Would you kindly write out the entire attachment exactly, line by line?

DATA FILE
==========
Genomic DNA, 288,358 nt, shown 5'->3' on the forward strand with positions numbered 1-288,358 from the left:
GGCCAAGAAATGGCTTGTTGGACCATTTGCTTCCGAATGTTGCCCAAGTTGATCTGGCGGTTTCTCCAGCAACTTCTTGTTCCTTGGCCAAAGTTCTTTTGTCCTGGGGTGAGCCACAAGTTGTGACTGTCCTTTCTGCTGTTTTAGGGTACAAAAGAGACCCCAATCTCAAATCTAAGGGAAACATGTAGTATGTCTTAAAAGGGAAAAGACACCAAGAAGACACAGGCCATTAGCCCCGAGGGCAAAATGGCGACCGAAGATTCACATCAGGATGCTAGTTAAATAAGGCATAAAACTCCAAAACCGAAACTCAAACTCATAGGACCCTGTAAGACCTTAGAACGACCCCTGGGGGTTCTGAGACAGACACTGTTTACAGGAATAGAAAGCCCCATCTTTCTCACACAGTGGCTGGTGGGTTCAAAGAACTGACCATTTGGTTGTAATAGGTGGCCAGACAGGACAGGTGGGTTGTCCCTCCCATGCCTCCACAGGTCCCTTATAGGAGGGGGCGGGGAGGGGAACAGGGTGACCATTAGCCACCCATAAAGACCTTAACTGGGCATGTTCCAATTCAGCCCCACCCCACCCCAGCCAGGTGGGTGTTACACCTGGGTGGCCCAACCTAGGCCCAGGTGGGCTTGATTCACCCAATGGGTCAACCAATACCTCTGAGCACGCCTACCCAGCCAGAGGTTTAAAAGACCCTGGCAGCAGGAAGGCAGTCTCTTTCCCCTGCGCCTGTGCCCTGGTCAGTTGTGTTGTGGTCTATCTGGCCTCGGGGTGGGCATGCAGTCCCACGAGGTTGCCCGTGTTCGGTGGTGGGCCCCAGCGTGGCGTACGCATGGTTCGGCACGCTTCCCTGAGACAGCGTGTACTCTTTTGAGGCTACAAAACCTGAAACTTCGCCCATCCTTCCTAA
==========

Genomic DNA, 288,358 nt, shown 5'->3' on the forward strand with positions numbered 1-288,358 from the left:
GGCCAAGAAATGGCTTGTTGGACCATTTGCTTCCGAATGTTGCCCAAGTTGATCTGGCGGTTTCTCCAGCAACTTCTTGTTCCTTGGCCAAAGTTCTTTTGTCCTGGGGTGAGCCACAAGTTGTGACTGTCCTTTCTGCTGTTTTAGGGTACAAAAGAGACCCCAATCTCAAATCTAAGGGAAACATGTAGTATGTCTTAAAAGGGAAAAGACACCAAGAAGACACAGGCCATTAGCCCCGAGGGCAAAATGGCGACCGAAGATTCACATCAGGATGCTAGTTAAATAAGGCATAAAACTCCAAAACCGAAACTCAAACTCATAGGACCCTGTAAGACCTTAGAACGACCCCTGGGGGTTCTGAGACAGACACTGTTTACAGGAATAGAAAGCCCCATCTTTCTCACACAGTGGCTGGTGGGTTCAAAGAACTGACCATTTGGTTGTAATAGGTGGCCAGACAGGACAGGTGGGTTGTCCCTCCCATGCCTCCACAGGTCCCTTATAGGAGGGGGCGGGGAGGGGAACAGGGTGACCATTAGCCACCCATAAAGACCTTAACTGGGCATGTTCCAATTCAGCCCCACCCCACCCCAGCCAGGTGGGTGTTACACCTGGGTGGCCCAACCTAGGCCCAGGTGGGCTTGATTCACCCAATGGGTCAACCAATACCTCTGAGCACGCCTACCCAGCCAGAGGTTTAAAAGACCCTGGCAGCAGGAAGGCAGTCTCTTTCCCCTGCGCCTGTGCCCTGGTCAGTTGTGTTGTGGTCTATCTGGCCTCGGGGTGGGCATGCAGTCCCACGAGGTTGCCCGTGTTCGGTGGTGGGCCCCAGCGTGGCGTACGCATGGTTCGGCACGCTTCCCTGAGACAGCGTGTACTCTTTTGAGGCTACAAAACCTGAAACTTCGCCCATCCTTCCTAA